I finally, at long last (and after an irritating technical snafu involving a DVD that suddenly acted like it was possessed just as I was really getting into it), got to see the documentary Who is Harry Nilsson? And Why is Everybody Talkin' About Him?. What's that, you say? Who the hell is Harry Nilsson, and why does this film have such a long title? If you're around my mom's age, chances are you already know who Nilsson was. Harry Nilsson was one of the most prolific singer-songwriters to come out of his generation, and the title is a reference to the song "Everybody's Talkin'" from Oscar-winning film Midnight Cowboy. Nilsson sang the song (which he did not, in fact, write) for the film, and won a Grammy for it. His album Nilsson Schmilsson was nominated for just about every Grammy it could have been.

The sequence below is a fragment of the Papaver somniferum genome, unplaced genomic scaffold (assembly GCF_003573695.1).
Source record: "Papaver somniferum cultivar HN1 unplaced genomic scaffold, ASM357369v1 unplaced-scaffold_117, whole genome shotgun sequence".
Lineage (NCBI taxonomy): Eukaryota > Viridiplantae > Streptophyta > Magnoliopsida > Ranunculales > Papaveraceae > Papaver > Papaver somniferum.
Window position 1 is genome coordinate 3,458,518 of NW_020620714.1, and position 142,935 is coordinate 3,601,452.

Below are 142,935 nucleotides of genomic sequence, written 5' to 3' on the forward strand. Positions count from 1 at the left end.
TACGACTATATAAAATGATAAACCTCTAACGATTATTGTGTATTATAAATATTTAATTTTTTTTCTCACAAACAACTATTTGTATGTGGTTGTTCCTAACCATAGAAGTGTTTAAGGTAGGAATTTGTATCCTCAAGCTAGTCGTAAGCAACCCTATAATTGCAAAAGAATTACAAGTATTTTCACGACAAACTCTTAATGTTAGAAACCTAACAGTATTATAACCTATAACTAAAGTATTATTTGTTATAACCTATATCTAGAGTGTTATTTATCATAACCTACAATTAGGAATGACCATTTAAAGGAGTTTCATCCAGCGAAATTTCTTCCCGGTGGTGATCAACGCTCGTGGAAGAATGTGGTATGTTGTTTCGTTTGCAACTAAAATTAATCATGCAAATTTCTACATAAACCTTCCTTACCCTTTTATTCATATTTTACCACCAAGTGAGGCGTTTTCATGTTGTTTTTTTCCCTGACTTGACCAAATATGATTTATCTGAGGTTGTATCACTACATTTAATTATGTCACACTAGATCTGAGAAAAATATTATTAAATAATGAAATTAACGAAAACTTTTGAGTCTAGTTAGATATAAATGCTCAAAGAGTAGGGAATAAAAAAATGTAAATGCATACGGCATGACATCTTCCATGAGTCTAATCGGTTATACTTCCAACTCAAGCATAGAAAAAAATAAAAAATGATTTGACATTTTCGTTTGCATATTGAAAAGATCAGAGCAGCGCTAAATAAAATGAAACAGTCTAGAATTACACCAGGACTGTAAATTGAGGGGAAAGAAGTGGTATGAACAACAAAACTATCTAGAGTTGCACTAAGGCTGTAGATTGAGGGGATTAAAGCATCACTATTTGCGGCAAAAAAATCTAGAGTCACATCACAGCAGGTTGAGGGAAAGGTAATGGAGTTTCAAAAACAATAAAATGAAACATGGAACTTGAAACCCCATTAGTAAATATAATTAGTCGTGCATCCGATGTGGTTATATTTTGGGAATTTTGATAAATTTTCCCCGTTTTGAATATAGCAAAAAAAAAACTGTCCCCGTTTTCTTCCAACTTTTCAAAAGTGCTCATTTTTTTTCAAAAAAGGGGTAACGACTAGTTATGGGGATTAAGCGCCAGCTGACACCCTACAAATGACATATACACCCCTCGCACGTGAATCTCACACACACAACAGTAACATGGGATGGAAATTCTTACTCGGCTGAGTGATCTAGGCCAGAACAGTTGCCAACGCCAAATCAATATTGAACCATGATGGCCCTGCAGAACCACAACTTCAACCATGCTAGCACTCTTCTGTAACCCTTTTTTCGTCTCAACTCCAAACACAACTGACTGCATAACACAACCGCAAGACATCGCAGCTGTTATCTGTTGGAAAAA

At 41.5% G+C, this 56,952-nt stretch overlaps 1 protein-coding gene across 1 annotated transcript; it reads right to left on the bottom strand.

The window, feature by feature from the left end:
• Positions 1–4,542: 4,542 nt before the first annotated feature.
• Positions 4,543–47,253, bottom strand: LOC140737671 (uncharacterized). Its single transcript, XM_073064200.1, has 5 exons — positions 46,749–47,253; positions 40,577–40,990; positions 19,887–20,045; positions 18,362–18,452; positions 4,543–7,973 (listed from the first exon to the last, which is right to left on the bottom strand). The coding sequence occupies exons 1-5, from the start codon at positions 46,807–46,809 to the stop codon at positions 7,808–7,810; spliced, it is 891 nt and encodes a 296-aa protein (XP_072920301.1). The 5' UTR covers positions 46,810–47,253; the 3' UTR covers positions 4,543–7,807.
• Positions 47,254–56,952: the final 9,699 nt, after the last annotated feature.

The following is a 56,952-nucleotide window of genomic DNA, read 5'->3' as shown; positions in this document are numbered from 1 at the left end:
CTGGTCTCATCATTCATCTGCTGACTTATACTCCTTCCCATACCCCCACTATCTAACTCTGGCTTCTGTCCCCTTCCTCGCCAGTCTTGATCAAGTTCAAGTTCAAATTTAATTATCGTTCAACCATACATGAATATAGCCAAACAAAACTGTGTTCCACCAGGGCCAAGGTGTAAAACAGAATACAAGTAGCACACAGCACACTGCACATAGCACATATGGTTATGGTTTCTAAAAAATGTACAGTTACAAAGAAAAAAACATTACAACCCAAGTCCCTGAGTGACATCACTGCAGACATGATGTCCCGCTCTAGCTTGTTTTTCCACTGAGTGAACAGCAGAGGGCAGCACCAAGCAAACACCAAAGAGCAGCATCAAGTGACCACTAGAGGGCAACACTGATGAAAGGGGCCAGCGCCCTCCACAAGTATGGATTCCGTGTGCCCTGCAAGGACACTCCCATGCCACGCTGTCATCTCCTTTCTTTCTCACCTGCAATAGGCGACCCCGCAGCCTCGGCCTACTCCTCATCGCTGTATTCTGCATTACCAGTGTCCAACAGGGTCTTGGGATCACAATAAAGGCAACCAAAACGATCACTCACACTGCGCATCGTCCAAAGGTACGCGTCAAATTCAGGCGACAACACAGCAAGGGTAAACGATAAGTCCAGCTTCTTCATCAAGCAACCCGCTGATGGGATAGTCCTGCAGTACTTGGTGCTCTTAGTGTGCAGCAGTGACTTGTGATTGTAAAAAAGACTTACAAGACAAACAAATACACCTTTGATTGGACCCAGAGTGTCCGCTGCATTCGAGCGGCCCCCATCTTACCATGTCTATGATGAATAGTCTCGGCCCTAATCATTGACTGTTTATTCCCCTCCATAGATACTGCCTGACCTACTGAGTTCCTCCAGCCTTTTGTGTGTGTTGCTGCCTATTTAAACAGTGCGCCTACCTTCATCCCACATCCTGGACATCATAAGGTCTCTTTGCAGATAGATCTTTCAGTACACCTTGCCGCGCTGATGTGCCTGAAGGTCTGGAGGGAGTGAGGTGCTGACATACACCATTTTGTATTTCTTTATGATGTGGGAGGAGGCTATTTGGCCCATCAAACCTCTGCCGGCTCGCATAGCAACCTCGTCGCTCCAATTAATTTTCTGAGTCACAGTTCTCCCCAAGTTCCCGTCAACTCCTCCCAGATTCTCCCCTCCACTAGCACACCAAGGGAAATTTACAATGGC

This documentary about the singer-songwriter with one of the best voices of his generation has all the elements of a fine narrative film: A boy, abandoned by his father; a childhood and adolescence spent living with various relatives; that lucky first break that led to more; the son he later abandoned himself, as his father did before him; the redemption he found later with his second wife and their kids. This isn't a fictional tale though, it was Nilsson's life. Like a lot of artists, Nilsson used his art as a means to express his feelings and talk about his life. One of his better-known songs, "1941", chronicles his history with his father: